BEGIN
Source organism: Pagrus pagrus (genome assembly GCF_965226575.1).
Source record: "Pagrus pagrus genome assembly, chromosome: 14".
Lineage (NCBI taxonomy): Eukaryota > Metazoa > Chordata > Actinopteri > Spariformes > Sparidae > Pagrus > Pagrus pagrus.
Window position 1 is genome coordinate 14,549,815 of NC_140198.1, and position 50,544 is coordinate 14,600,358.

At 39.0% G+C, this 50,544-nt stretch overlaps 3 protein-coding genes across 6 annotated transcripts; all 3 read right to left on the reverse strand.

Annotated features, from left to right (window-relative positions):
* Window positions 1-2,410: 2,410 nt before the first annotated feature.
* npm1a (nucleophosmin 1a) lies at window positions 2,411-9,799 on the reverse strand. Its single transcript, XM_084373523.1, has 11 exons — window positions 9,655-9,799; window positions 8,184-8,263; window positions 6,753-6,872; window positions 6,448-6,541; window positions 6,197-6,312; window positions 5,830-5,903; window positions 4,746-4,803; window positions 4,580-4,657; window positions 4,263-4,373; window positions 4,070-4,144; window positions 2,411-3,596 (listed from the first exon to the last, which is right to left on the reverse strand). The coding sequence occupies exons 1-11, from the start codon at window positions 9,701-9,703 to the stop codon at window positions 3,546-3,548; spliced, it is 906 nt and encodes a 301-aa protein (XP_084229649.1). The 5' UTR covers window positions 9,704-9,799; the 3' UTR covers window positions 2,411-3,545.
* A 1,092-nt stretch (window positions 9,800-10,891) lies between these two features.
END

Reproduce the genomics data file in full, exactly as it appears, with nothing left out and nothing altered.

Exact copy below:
Source organism: Pagrus pagrus (genome assembly GCF_965226575.1).
Source record: "Pagrus pagrus genome assembly, chromosome: 14".
Lineage (NCBI taxonomy): Eukaryota > Metazoa > Chordata > Actinopteri > Spariformes > Sparidae > Pagrus > Pagrus pagrus.
Window position 1 is genome coordinate 14,549,815 of NC_140198.1, and position 50,544 is coordinate 14,600,358.

At 39.0% G+C, this 50,544-nt stretch overlaps 3 protein-coding genes across 6 annotated transcripts; all 3 read right to left on the reverse strand.

Annotated features, from left to right (window-relative positions):
* Window positions 1-2,410: 2,410 nt before the first annotated feature.
* npm1a (nucleophosmin 1a) lies at window positions 2,411-9,799 on the reverse strand. Its single transcript, XM_084373523.1, has 11 exons — window positions 9,655-9,799; window positions 8,184-8,263; window positions 6,753-6,872; window positions 6,448-6,541; window positions 6,197-6,312; window positions 5,830-5,903; window positions 4,746-4,803; window positions 4,580-4,657; window positions 4,263-4,373; window positions 4,070-4,144; window positions 2,411-3,596 (listed from the first exon to the last, which is right to left on the reverse strand). The coding sequence occupies exons 1-11, from the start codon at window positions 9,701-9,703 to the stop codon at window positions 3,546-3,548; spliced, it is 906 nt and encodes a 301-aa protein (XP_084229649.1). The 5' UTR covers window positions 9,704-9,799; the 3' UTR covers window positions 2,411-3,545.
* A 1,092-nt stretch (window positions 9,800-10,891) lies between these two features.